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The first commercials for Xbox Live were excruciatingly bad

Xbox Live’s voice chat was horrible from the start

Xbox Live debuted in November 2002, back when the idea of a first-party online system for consoles seemed ambitious and futuristic. There had been experiments with online play for consoles before Xbox Live — playing Quake 3 Arena online through the Dreamcast was a high point — but this was the first time a console manufacturer would try to introduce an online infrastructure that could support multiple games in a simple, cohesive way across the entire platform.

It was something the Xbox could offer that its competition couldn’t match for years, much less beat. The video above was Microsoft’s way of selling the service to players, and holy heck, it’s hard to watch today. It also would have been hard for anyone at the time to do much better.

Communicating all the advantages of Xbox Live to players was a big challenge, especially since console gamers were much less savvy about the world of online gaming in 2002. Xbox Live required broadband to operate, which wasn’t an option for many players around the country, and even something as simple as voice chat felt new to people. The voice masking feature, which could hide your real voice so you sounded like a robot, a small child or other characters, quickly became one of the most hated features of the service.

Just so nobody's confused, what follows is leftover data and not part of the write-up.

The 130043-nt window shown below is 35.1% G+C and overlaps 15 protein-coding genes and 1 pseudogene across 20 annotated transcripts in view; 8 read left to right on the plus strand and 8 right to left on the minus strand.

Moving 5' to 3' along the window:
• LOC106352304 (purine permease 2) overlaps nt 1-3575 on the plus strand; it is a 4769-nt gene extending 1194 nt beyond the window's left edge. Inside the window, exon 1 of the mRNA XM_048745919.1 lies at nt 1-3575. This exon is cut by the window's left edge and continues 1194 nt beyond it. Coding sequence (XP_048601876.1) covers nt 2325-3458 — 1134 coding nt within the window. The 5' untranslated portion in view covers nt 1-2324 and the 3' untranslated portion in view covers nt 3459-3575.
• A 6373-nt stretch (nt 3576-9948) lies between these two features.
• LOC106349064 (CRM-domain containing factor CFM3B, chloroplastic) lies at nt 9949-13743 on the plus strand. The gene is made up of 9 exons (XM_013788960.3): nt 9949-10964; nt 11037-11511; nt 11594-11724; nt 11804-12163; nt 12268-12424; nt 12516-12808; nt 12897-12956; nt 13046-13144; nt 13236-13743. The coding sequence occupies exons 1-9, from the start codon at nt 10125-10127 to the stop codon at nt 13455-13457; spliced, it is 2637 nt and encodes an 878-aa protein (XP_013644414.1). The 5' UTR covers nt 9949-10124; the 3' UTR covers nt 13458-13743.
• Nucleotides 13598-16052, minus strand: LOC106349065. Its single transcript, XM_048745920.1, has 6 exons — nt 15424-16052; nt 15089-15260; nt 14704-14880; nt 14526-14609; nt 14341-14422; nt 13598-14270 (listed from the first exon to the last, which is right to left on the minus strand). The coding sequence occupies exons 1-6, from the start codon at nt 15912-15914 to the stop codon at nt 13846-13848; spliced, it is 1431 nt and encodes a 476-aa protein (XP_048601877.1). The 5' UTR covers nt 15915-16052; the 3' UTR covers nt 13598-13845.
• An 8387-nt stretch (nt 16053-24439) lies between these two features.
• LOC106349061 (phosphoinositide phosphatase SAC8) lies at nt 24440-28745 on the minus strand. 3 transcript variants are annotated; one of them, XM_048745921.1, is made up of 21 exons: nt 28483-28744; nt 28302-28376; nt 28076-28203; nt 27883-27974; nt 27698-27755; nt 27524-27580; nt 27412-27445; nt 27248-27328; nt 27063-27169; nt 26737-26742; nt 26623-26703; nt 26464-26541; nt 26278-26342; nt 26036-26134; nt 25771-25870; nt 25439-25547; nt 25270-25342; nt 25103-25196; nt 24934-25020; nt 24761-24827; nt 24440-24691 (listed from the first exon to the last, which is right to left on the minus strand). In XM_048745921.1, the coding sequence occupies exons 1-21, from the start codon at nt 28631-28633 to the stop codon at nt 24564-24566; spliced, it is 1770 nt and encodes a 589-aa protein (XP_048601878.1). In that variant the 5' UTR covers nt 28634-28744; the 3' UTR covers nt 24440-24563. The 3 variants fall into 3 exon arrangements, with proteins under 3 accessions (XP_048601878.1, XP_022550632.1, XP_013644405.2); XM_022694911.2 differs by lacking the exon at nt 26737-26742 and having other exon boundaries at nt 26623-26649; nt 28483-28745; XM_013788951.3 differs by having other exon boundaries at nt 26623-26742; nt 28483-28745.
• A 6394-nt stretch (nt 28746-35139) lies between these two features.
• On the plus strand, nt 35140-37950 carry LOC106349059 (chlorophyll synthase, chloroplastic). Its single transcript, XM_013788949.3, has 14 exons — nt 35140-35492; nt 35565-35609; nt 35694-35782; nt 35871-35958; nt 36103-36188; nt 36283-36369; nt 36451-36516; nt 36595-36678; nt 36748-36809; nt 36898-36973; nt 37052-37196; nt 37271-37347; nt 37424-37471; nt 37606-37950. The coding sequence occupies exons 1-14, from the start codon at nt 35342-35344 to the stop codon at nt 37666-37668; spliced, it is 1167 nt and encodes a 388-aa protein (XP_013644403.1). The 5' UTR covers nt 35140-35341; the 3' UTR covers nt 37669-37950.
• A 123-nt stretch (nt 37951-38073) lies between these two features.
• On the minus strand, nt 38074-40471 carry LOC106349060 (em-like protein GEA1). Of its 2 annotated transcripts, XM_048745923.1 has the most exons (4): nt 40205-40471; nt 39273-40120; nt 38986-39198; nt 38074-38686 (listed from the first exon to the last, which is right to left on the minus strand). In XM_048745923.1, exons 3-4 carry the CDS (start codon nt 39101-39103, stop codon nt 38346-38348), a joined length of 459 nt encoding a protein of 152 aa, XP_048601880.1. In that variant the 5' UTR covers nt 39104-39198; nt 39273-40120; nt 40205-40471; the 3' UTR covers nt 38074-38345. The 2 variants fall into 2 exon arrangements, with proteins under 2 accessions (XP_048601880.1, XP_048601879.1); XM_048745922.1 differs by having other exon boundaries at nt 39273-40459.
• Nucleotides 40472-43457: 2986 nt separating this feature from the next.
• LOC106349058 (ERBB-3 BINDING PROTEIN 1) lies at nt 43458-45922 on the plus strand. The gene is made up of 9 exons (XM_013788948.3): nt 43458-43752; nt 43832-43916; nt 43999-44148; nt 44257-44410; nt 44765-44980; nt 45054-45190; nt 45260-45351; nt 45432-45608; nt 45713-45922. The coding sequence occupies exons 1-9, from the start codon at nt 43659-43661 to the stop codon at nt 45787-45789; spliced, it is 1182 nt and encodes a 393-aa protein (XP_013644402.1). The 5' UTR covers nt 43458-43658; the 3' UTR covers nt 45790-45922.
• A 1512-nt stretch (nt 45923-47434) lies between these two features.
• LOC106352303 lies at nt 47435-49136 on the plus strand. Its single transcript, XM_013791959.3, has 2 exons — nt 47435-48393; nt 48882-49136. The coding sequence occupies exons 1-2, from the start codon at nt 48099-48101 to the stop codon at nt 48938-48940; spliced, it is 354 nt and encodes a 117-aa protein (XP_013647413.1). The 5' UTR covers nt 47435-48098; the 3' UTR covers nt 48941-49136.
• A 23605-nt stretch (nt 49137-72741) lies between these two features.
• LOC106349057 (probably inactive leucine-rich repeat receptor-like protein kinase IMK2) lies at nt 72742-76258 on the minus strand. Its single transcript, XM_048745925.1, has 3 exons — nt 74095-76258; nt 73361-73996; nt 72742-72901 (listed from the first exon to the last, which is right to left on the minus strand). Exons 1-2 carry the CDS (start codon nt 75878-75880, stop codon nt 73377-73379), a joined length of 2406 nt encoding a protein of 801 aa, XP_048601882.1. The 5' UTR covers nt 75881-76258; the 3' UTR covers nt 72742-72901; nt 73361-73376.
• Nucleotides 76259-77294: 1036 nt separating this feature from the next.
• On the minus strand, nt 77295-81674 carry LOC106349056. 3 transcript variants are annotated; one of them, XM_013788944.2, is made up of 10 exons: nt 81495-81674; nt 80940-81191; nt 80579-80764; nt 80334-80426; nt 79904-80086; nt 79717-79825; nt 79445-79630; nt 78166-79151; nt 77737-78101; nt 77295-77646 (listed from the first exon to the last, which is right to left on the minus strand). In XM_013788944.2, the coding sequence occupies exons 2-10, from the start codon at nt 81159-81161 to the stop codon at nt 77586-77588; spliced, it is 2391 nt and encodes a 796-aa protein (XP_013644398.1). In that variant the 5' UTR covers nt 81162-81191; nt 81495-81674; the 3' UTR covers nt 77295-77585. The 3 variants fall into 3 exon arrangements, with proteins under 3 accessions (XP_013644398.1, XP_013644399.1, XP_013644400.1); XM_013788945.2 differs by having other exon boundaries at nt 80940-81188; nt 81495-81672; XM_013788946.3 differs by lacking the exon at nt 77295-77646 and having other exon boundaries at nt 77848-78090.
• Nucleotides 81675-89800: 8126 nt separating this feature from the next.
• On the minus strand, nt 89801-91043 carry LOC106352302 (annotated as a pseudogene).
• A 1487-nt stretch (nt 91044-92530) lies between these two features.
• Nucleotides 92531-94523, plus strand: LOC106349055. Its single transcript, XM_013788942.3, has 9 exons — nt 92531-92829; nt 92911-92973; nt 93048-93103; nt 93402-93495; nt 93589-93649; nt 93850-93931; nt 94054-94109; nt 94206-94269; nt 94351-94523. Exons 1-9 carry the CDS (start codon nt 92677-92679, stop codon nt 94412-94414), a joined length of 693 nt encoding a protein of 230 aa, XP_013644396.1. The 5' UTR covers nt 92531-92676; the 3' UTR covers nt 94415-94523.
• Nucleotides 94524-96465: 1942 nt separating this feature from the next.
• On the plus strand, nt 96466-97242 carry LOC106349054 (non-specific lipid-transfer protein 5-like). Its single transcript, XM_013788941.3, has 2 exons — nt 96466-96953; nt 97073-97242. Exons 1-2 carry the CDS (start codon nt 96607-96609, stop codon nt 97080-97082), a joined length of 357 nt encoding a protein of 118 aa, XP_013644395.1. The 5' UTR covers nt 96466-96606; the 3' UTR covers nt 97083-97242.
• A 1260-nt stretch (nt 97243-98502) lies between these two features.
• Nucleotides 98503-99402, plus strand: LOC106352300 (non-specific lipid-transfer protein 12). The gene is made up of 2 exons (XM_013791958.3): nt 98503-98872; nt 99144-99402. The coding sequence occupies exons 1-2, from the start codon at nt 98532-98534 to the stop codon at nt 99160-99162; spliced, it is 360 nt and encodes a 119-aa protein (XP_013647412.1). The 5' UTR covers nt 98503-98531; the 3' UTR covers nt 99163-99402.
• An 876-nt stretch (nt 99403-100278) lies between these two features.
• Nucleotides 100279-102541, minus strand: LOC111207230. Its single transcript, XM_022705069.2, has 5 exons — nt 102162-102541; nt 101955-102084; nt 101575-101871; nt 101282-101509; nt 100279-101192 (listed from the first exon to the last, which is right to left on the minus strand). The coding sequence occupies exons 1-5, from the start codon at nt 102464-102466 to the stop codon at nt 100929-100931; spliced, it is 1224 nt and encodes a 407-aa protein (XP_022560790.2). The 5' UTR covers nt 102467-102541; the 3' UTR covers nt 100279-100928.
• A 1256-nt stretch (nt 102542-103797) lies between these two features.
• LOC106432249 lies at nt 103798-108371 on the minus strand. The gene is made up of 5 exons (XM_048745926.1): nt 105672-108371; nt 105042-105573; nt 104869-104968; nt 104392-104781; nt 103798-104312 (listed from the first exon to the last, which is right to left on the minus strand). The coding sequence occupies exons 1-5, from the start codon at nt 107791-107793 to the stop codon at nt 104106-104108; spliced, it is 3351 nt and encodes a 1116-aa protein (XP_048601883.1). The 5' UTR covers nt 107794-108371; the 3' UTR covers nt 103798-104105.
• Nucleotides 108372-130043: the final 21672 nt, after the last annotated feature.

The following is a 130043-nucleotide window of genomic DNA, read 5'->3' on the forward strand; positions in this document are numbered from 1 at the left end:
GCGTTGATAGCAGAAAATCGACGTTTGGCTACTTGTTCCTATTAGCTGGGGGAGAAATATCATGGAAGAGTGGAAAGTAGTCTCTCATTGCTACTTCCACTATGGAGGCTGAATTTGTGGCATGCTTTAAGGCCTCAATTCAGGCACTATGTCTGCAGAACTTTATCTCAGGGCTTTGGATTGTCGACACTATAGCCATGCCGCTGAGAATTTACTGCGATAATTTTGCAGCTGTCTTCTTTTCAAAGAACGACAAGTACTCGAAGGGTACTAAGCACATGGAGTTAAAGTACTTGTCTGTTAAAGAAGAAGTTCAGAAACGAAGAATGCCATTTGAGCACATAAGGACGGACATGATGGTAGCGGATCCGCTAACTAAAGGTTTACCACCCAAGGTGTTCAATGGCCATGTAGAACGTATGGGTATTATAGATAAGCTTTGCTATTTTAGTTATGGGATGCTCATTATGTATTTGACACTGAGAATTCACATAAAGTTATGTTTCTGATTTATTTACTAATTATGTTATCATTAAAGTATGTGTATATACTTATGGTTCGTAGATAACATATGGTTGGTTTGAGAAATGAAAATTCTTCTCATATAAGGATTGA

I remember those early days. They were horrible. If you used a voice mask, you had to be prepared for everyone you played with to hate you instantly. It quickly became a way to troll others in games you didn’t really want to play. It even sounds annoying in the commercials that pushed it as a desirable feature.

The commercial explains the muting functions, and even includes what Microsoft was comfortable showing as trash talk. The reality was much worse, even in the first days of the service, and player moderation continues to be an issue on Xbox Live and other online services.

It’s hard to believe now, but when Xbox Live launched, you had to buy a physical “starter kit” to get online. The $49.99 bundle included a year of Xbox Live service, a headphone that connected to the Xbox controller, and trial versions of Whacked and MotoGP.

Microsoft wasted no time in bragging about the sales of the starter pack and Xbox Live in general after it sold 150,000 starter kits. “Xbox Live is the first high-speed online console gaming service to reach these important milestones in the first week of service, including the first subscription-based broadband service to surpass 100,000 subscribers,” the company said in a press release on Nov. 22, 2002.

It was a very different world back then.

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